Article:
The NFL season just kicked off and players used it to show support for Black Lives Matter

When San Francisco 49ers quarterback Colin Kaepernick started sitting during the national anthem—and then kneeling at the suggestion of a veteran—in 2016, he pushed the conversation about racial justice and police brutality into the U.S. mainstream. Some loved him for it, some hated him for it, but there's no question that he got everyone talking about it.

However, widespread support for his message didn't come until this year. As racial justice protests exploded across the country and spread throughout the world this spring, a distinct societal shift occurred. And as sports have started making a pandemic comeback, more and more athletes have loudly raised their voices for racial justice. Where we had seen a handful of individual athletes kneel during the anthem, we now see entire teams in various professional sports making powerful statements supporting the Black Lives Matter movement. The NFL itself has come out and publicly admitted they were wrong to try to get players to stop kneeling during the anthem.

Tonight is the first NFL game of the season, Kansas City Chiefs vs. Houston Texans. The teams has announced that they were going to do something special to make a unified statement on equality.


First, twin singers Chloe x Halle sang an absolutely gorgeous rendition of the national anthem, while also making a powerful statement with their clothing. One of the singers wore a t-shirt with George Floyd's face and the words "Rest in Power/George Floyd" and the other wore a shirt with Breonna Taylor's face with "Say Her Name/Breonna Taylor" written above and below it.

As the pre-recorded anthem was played, many of the Chiefs players stood arm in arm, while one player knelt with his fist raised. The Texans chose to remain in the locker room until after the anthem was played.

Before kickoff, the teams met in the middle of the field for a "moment of unity" dedicated to the ongoing fight for equality in our country. As the teams stood, seven phrases that were chosen and agreed upon by the players were displayed on the videoboards within the stadium:

- We support equality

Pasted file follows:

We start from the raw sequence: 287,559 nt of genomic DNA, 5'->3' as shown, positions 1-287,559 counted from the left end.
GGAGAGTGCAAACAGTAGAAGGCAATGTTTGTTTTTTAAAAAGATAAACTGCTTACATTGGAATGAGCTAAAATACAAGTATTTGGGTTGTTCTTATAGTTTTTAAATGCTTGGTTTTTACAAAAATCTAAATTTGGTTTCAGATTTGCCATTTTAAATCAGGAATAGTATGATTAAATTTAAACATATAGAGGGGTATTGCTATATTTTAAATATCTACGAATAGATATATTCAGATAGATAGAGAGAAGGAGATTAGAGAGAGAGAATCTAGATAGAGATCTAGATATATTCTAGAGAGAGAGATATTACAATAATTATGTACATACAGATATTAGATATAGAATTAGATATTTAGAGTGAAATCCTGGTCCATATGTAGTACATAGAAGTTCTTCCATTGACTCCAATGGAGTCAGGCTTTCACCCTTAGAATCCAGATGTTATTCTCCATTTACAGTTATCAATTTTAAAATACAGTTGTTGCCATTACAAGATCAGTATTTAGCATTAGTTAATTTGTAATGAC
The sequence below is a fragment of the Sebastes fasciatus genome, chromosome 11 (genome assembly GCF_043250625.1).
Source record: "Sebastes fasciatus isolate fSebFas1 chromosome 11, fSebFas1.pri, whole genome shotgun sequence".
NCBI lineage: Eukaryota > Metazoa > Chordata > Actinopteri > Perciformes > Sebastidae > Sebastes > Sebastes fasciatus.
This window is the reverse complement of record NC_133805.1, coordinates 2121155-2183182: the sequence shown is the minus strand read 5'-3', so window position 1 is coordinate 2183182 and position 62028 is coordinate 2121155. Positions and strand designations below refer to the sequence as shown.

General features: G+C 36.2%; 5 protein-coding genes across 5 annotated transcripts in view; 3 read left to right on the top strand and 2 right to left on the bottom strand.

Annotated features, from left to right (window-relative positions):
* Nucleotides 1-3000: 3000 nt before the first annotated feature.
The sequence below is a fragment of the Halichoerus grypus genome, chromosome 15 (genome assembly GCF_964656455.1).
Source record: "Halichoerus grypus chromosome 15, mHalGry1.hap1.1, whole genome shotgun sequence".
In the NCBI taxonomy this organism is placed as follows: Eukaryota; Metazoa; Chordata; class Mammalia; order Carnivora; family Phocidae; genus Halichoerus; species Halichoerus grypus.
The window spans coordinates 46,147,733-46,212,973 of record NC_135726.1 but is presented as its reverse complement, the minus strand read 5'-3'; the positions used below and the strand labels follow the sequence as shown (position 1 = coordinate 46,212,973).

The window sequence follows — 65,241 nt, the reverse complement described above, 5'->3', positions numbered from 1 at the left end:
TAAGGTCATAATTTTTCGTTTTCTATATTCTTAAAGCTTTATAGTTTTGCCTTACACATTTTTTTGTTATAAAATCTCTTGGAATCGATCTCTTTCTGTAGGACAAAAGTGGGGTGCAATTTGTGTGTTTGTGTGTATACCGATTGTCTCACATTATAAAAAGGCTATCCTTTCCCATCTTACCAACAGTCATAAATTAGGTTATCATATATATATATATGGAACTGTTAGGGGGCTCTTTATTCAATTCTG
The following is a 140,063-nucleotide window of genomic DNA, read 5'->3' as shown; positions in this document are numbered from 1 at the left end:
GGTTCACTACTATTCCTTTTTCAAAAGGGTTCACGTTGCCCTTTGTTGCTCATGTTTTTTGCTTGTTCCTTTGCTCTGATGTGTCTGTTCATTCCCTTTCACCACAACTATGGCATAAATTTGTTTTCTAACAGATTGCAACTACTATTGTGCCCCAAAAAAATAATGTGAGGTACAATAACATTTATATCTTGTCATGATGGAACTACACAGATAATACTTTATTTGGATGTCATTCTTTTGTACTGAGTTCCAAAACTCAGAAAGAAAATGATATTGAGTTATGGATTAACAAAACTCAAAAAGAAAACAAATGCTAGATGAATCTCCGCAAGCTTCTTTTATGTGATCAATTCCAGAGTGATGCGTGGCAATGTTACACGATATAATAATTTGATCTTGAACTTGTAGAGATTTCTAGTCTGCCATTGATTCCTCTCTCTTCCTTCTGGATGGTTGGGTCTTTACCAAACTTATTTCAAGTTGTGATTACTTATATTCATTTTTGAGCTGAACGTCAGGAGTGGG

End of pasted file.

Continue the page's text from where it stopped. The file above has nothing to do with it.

- We must end racism

- We believe in justice for all

- We must end police brutality

- We choose unconditional love

- We believe Black lives matter

- It takes all of us

Unfortunately, it sounded like many of the fans booed during the moment of unity. It definitely wasn't silent.

It's clear that we still have a long way to go, and as the movement toward racial justice and true equality advances, there will be backlash, just as there always has been. But at least we're seeing it front and center now, even if it pisses some people off. No one can turn a blind eye and ignore it now. And it's up to each of us to decide what side of history we're going to stand on.

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Frito-Lay

Did you know one in five families are unable to provide everyday essentials and food for their children? This summer was also the hungriest on record with one in four children not knowing where their next meal will come from – an increase from one in seven children prior to the pandemic. The effects of COVID-19 continue to be felt around the country and many people struggle to secure basic needs. Unemployment is at an all-time high and an alarming number of families face food insecurity, not only from the increased financial burdens but also because many students and families rely on schools for school meal programs and other daily essentials.

This school year is unlike any other. Frito-Lay knew the critical need to ensure children have enough food and resources to succeed. The company quickly pivoted to expand its partnership with Feed the Children, a leading nonprofit focused on alleviating childhood hunger, to create the "Building the Future Together" program to provide shelf-stable food to supplement more than a quarter-million meals and distribute 500,000 pantry staples, school supplies, snacks, books, hand sanitizer, and personal care items to schools in underserved communities.

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via DanielandDavid2 / Instagram

Editor's Note: We used "black" in lowercase for our headline and the body of this story in accordance with emerging guidelines from the Associated Press and other trusted news outlets who are using uppercase "Black" in reference to American descendants of the diaspora of individuals forcibly brought from Africa as slaves. As part of our ongoing efforts to be transparent and communicate choices with our readership, we've included this note for clarity. The original story begins below.

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